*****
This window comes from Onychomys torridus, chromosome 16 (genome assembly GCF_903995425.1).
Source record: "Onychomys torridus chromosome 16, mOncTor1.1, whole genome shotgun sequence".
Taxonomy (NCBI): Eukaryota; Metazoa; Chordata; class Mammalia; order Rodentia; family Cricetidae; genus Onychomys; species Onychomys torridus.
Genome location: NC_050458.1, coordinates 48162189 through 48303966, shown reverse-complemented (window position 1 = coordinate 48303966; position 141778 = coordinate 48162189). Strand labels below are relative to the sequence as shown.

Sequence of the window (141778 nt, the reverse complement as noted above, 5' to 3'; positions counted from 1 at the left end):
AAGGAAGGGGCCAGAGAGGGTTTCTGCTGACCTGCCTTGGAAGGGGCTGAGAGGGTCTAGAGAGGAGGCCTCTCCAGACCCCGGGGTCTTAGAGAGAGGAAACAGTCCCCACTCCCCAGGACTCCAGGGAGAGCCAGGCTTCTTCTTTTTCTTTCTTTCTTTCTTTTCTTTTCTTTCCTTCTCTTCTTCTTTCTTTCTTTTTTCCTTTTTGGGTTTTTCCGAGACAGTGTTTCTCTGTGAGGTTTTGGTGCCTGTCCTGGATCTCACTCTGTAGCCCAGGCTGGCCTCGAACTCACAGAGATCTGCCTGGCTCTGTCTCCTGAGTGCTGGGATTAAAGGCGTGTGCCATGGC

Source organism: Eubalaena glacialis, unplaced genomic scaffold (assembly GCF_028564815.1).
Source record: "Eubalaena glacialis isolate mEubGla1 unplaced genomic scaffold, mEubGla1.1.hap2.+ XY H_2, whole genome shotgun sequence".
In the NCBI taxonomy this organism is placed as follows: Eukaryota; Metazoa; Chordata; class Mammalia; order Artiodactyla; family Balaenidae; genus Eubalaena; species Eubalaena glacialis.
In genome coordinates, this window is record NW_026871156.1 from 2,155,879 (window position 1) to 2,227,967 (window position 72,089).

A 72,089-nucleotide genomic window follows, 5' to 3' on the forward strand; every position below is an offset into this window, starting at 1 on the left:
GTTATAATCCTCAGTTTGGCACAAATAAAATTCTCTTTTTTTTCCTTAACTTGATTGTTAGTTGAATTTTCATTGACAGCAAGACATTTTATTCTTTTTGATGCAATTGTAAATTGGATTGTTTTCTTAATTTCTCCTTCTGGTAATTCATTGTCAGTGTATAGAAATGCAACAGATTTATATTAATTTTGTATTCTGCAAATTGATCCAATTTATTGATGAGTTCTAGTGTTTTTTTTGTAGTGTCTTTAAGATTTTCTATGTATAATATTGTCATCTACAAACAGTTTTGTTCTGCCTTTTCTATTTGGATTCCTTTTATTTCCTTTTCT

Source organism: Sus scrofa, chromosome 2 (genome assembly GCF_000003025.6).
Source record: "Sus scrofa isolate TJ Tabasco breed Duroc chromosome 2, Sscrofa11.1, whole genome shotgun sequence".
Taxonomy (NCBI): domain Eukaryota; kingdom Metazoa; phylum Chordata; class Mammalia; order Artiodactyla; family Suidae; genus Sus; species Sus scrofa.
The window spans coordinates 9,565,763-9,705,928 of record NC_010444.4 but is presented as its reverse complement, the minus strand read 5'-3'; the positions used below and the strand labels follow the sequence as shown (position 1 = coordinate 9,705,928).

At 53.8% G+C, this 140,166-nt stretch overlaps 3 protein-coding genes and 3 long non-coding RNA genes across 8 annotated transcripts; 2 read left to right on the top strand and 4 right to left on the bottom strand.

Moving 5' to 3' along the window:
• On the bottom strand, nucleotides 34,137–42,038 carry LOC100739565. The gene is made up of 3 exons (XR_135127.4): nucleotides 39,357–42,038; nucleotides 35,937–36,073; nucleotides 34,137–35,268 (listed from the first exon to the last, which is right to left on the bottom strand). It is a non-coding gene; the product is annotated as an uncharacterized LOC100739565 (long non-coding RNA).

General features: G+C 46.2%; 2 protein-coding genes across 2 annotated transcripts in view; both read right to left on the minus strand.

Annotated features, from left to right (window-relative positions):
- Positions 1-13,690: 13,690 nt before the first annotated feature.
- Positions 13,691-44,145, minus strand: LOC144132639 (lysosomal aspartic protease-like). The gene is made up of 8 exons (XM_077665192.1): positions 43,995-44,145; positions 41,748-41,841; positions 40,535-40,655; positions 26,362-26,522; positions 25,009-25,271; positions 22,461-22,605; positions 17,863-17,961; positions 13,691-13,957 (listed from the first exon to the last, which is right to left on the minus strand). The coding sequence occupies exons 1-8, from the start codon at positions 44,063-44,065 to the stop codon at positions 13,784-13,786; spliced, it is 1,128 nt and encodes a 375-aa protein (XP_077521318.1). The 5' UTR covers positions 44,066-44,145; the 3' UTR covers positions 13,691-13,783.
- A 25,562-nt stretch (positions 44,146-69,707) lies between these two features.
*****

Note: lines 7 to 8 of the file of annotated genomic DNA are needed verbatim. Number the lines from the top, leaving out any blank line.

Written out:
Source organism: Eubalaena glacialis, unplaced genomic scaffold (assembly GCF_028564815.1).
Source record: "Eubalaena glacialis isolate mEubGla1 unplaced genomic scaffold, mEubGla1.1.hap2.+ XY H_2, whole genome shotgun sequence".